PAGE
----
Marines pursuing AI for sensor autonomy on multi-mission tactical drones

The service has an airborne network extension operational concept.
(General Atomics image)

Officials are hoping to install new artificial intelligence tools on platforms for the Marine Air-Ground Task Force unmanned expeditionary (MUX) family of systems after the next increment comes along, according to a program director.

That includes technologies for the medium-altitude, long-endurance (MALE) drone — a role being filled by the General Atomics-built MQ-9A Reaper.

While the Reaper gained prominence as a terrorist hunter-killer for the Air Force and CIA during the post-9/11 wars in the Middle East, the Marine Corps primarily wants to use the system for communications and data network relay, electronic warfare, and maritime domain awareness missions in the Indo-Pacific region.

As part of its airborne network extension operational concept, the Corps envisions the MUX MALE system as a digitally interoperable “network bridge” and secure comms gateway for the Naval and joint force, according to slides presented by Lt. Col. Leigh Irwin at the Modern Day Marine conference on Thursday. That includes exchanging data with satellites, other drones and aircraft, ships, expeditionary advanced bases, maneuver forces on land, ground control stations and land-based sensors.


The concept fits in with the Pentagon’s Combined Joint All-Domain Command and Control initiative, which calls for better connecting sensors, platforms and data streams of the U.S. military and key allies under a more unified network.

Naval Air Systems Command’s program office for multi-mission tactical UAS, also known as PMA-266, sees AI as a key enabling technology for the future.

“We are at PMA-266 leaning forward a little bit ahead of our some of our NAVAIR peers in the artificial intelligence arena. We’re working with [the Pentagon’s Chief Digital and AI Office] to get essentially sensor autonomy is what we’re going after first. I think platform autonomy is definitely on the wish list, but I think it’s too far away for what we’re doing here. But sensor autonomy if we add cueing on the aircraft payloads, and then inherent sensors that come with MQ-9 Alpha so that the Marine on the ground doesn’t have to do all of that stuff — that’s a big one. So we’re aggressively pursuing that. I think it’s gonna take us a little longer than we expected because AI is hard. But we are pursuing some sensor abilities there,” Irwin, director of MUX/MALE programs, told DefenseScoop after her presentation.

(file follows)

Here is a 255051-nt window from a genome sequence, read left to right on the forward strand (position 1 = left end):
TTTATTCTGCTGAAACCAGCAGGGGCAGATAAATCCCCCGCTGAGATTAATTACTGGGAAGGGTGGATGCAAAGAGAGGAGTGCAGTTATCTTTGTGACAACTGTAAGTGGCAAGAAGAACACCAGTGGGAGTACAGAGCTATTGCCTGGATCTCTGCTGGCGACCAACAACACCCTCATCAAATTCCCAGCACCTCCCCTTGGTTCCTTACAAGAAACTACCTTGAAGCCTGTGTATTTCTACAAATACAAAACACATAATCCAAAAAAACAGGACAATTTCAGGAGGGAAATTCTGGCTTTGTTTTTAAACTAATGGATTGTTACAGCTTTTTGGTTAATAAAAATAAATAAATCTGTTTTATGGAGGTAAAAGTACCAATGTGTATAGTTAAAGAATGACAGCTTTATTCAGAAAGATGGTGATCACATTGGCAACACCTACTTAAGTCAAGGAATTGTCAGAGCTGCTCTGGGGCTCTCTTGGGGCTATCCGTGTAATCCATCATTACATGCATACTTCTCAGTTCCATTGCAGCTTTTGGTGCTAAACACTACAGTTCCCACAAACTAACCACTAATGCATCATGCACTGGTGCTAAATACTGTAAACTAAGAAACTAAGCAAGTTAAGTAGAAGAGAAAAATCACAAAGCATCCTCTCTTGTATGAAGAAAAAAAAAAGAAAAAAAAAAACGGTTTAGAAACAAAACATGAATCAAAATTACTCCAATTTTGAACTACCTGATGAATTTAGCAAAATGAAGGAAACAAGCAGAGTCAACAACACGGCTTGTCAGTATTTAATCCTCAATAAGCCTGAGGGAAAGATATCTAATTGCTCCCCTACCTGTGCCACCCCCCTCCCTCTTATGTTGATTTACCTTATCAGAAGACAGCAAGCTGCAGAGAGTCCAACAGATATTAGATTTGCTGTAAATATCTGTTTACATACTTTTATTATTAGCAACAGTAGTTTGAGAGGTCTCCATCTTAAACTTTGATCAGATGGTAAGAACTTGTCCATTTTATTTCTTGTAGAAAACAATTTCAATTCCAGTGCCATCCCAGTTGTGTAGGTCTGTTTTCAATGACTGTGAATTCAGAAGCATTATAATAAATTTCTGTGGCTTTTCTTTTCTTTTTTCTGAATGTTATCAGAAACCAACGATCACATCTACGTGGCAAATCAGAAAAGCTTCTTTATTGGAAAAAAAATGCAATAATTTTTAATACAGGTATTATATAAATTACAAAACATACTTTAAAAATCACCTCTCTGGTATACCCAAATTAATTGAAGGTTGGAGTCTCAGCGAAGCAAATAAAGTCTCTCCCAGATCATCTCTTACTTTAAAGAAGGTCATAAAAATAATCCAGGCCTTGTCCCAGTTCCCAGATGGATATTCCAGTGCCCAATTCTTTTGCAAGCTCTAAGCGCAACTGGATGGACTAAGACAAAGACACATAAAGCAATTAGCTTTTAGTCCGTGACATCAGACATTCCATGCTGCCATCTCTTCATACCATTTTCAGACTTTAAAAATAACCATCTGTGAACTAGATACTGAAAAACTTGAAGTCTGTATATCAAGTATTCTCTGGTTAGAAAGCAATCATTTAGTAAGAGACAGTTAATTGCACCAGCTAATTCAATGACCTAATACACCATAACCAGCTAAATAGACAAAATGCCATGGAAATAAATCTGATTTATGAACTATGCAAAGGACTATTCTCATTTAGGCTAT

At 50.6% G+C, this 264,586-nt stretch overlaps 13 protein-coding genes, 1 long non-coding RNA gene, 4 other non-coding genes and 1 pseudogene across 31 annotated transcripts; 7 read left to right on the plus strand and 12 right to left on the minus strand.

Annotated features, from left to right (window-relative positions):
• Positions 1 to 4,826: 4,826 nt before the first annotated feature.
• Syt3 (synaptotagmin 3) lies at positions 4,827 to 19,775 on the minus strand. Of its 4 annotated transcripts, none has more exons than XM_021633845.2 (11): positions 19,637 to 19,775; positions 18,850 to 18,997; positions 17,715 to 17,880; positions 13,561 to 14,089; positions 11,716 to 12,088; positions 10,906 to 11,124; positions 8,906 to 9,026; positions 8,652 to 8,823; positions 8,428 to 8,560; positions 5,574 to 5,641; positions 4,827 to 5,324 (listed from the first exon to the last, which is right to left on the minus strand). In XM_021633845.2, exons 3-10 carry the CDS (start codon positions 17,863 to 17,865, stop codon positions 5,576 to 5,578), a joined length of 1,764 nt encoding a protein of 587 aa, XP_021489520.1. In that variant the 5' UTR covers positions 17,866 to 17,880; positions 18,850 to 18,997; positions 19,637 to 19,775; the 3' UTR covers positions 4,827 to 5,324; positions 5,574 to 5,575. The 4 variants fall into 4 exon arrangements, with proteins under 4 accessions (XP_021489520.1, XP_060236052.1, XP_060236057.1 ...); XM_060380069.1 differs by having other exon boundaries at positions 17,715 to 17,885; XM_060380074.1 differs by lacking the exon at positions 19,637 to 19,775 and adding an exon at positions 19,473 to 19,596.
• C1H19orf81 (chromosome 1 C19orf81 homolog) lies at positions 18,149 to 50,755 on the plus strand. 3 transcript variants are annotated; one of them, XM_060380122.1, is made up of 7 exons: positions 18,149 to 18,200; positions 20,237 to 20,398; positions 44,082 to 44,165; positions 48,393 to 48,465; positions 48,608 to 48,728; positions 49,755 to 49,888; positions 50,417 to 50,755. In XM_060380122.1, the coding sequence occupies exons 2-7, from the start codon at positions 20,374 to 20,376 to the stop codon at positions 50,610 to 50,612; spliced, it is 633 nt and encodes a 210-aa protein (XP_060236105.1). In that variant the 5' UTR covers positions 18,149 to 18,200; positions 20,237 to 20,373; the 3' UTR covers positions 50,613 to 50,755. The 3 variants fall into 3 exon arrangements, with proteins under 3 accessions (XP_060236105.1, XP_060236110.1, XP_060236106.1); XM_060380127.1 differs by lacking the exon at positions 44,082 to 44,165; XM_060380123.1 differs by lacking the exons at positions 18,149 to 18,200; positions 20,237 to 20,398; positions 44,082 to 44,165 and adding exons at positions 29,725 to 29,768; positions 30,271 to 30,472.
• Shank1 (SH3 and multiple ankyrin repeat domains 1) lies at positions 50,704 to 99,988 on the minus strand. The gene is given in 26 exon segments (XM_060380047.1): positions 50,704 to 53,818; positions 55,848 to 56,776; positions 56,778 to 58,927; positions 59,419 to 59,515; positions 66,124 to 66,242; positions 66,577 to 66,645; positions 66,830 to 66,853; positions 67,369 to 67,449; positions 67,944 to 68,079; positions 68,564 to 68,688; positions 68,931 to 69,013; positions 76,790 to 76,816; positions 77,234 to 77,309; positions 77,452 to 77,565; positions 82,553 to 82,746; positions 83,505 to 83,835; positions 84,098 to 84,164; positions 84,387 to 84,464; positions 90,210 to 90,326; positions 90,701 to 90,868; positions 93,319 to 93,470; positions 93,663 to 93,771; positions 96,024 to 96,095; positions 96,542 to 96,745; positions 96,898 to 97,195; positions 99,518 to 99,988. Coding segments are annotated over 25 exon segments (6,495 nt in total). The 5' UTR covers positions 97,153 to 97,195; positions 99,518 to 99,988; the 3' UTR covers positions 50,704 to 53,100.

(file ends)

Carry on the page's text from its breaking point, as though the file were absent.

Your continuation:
“It’s more the algorithms and the ability to learn based on what it’s seeing and then — not make decisions — but inform the aircrew on what’s going on in the battlespace,” she added.

A key aim is to help reduce Marines’ workloads and make their operations more efficient and effective.


“It’s more cueing on what’s in the battlespace and us telling us, ‘Hey, this is what’s important to us.’ And so that sensor operator, maybe he gets an alert or he or she gets an alert when something’s important … rather than having to scan it and being like, ‘Oh, that’s important,’” Irwin explained.

Many unmanned aerial systems, such as the Reaper, are remotely piloted and currently require more manpower than the Marines would like to support their missions.

“Unmanned isn’t necessarily less labor intensive, I’ll say. I mean, you need almost as many Marines to fly an unmanned aircraft as you do a manned — and in some cases, more. So … any place where we can find a way to reduce the manpower it takes to do these missions and fly these aircraft, we’re looking at like [ground control stations] that can do more than one platform, AI that can help inform the operator of what’s going on so they don’t have to be staring at one screen the whole time and catch it themselves — things like that. Those are all types of things we’re looking at and hopefully to get to the future for MUX,” she said.

The Reapers that the Marines are getting for MUX MALE increment one are 36-feet long with a 66-foot wing span, have up to 27 hours of endurance, can fly at an altitude of 50,000 feet, have a payload capacity of 3,000 pounds external and 850 pounds internal, and can fly at a true air speed of 240 knots, according to Irwin’s slides.

Increment one will include 20 MQ-9A Block 5 systems plus associated ground control stations and Sky Tower data networking and comms relay pods. Twelve are currently fielded, according to her slides.


NAVAIR is also looking ahead at increment two.

“Our [initial operating capability] for increment two is going to be more in the 2026 time frame. I don’t expect [the AI-enabled sensor tools] to be ready then. I think it’ll be a couple or a few years after that, if I had to guess based on what we’re doing now. But we’re trying to get everything in place so that it can follow fairly quickly after we get the first piece of increment two,” Irwin said.

She told DefenseScoop that officials hope the technology will be ready for prime time before the end of the decade.

Jon Harper

Written by Jon Harper

Jon Harper is Managing Editor of DefenseScoop, the Scoop News Group’s online publication focused on the Pentagon and its pursuit of new capabilities. He leads an award-winning team of journalists in providing breaking news and in-depth analysis on military technology and the ways in which it is shaping how the Defense Department operates and modernizes. You can also follow him on X (the social media platform formerly known as Twitter) @Jon_Harper_

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